Senate panel unanimously passes ban on police chokeholds

    Protests erupted around the country in response to the death of George Floyd in Minneapolis, Minnesota while in police custody. (Photo by Jamie Squire/Getty Images)

    As protesters across the state continue to call for racial justice and police reforms, a Pennsylvania state Senate panel on Monday advanced a bill that prohibits police from using chokeholds against people in their custody.

    The measure sponsored by Sen. Sharif Street, D-Philadelphia, won unanimous approval from the Senate Law and Justice Committee on Monday evening. But it still needs to be approved by the full Senate and the state before it can land on Gov. Wolf’s desk. 

    If it becomes law, it will ban police officers in Pennsylvania from using any physical maneuvers that restrict someone’s ability to breathe while they’re being incapacitated. 

    “These techniques are not consistent with good policing,” Street said during the committee meeting Monday. “These kinds of broad reforms are needed in response to the public outcry that we’ve seen after the murder of George Floyd,” the man who died under the knee of a Minneapolis police officer last month. 

    The Law and Justice Committee also unanimously approved a bill from Senate Minority Leader Jay Costa, D-Allegheny, requiring each of the 1,100 law enforcement agencies in Pennsylvania to adopt written policies governing the use of physical force by their officers.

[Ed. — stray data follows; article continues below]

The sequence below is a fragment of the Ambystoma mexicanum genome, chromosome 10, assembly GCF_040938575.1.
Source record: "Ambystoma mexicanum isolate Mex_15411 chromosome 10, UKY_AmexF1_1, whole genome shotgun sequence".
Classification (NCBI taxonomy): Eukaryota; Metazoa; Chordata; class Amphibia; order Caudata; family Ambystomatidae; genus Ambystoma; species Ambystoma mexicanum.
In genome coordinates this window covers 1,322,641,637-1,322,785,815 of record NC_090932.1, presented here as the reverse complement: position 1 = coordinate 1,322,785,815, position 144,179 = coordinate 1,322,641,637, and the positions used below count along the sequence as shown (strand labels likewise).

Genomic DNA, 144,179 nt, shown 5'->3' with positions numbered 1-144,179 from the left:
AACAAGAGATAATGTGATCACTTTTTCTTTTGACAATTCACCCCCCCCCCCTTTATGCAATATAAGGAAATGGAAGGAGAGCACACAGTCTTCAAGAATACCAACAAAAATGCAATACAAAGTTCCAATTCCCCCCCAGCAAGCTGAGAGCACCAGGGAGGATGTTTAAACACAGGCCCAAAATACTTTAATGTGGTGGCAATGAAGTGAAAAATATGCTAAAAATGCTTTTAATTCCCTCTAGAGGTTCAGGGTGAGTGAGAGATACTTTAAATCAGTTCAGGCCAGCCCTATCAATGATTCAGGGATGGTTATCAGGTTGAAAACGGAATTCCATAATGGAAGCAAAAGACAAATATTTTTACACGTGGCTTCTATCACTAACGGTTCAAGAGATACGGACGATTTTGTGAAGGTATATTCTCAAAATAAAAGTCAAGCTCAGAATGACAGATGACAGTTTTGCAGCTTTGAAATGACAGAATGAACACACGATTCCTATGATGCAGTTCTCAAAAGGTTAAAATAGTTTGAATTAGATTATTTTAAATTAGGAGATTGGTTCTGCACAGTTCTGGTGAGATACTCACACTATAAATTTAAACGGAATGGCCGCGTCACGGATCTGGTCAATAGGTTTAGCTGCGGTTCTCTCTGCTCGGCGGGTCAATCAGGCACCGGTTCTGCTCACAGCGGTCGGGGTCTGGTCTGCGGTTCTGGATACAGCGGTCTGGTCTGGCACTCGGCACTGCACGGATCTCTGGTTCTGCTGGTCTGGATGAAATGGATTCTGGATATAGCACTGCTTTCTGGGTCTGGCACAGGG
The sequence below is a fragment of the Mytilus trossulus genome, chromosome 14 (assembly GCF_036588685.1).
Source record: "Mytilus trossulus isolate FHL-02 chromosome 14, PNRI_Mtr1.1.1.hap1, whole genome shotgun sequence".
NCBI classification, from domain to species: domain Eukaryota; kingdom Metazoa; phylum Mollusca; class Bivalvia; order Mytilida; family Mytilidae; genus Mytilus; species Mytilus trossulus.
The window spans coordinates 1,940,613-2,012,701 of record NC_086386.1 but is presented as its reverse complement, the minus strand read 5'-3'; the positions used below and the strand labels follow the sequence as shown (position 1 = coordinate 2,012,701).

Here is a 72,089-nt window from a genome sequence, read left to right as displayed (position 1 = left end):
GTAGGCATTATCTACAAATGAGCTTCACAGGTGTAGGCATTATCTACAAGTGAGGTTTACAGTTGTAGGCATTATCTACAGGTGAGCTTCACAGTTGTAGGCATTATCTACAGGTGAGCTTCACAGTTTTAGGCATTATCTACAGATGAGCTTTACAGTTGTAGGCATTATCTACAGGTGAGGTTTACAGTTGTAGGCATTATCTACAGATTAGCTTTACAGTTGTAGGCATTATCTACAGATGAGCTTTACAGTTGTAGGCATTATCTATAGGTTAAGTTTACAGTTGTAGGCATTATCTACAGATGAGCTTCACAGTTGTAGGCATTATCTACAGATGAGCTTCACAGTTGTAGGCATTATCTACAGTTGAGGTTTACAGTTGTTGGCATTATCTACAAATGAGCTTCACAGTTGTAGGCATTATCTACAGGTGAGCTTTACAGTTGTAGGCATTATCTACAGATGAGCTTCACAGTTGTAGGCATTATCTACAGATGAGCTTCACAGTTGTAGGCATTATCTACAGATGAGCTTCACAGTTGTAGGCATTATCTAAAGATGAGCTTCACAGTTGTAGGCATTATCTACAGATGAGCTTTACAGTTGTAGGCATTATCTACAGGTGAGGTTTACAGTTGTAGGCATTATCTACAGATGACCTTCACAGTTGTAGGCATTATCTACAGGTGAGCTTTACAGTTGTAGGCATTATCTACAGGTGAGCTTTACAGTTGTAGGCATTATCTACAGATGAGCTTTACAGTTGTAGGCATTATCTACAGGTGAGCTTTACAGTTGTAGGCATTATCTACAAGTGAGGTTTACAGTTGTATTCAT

Pennsylvania state law grants officers wide discretion in when they can deploy force against civilians. Some law enforcement agencies adopt their own use-of-force policies, but they do not have to post those policies publicly or disclose them to the state. 

    Costa’s bill lays out broad guidelines for these policies, and requires police departments to keep records of all incidents in which an officer uses force and to report such incidents to the Pennsylvania State Police. 

    The State Police, in turn, must publish an annual report with the data it collects from law enforcement agencies Pennsylvania, including tallies of how many police incidents led to serious injury or death.

    The Municipal Police Officers’ Education and Training Commission, which certifies police officers statewide, must also approve each agency’s policy and report to the State Police which departments have failed to adopt one. 

    The committee votes represent the first actions that the Senate has taken to regulate policing tactics and accountability since Pennsylvania erupted in protests after Floyd’s death in late May. 

    A state House committee passed four reform bills last week, including one measure that increases professional development requirements for officers and another that creates a private, statewide database of police personnel files. 

    Those bills are expected to receive floor votes in the House this week.

    How police accountability works in Pennsylvania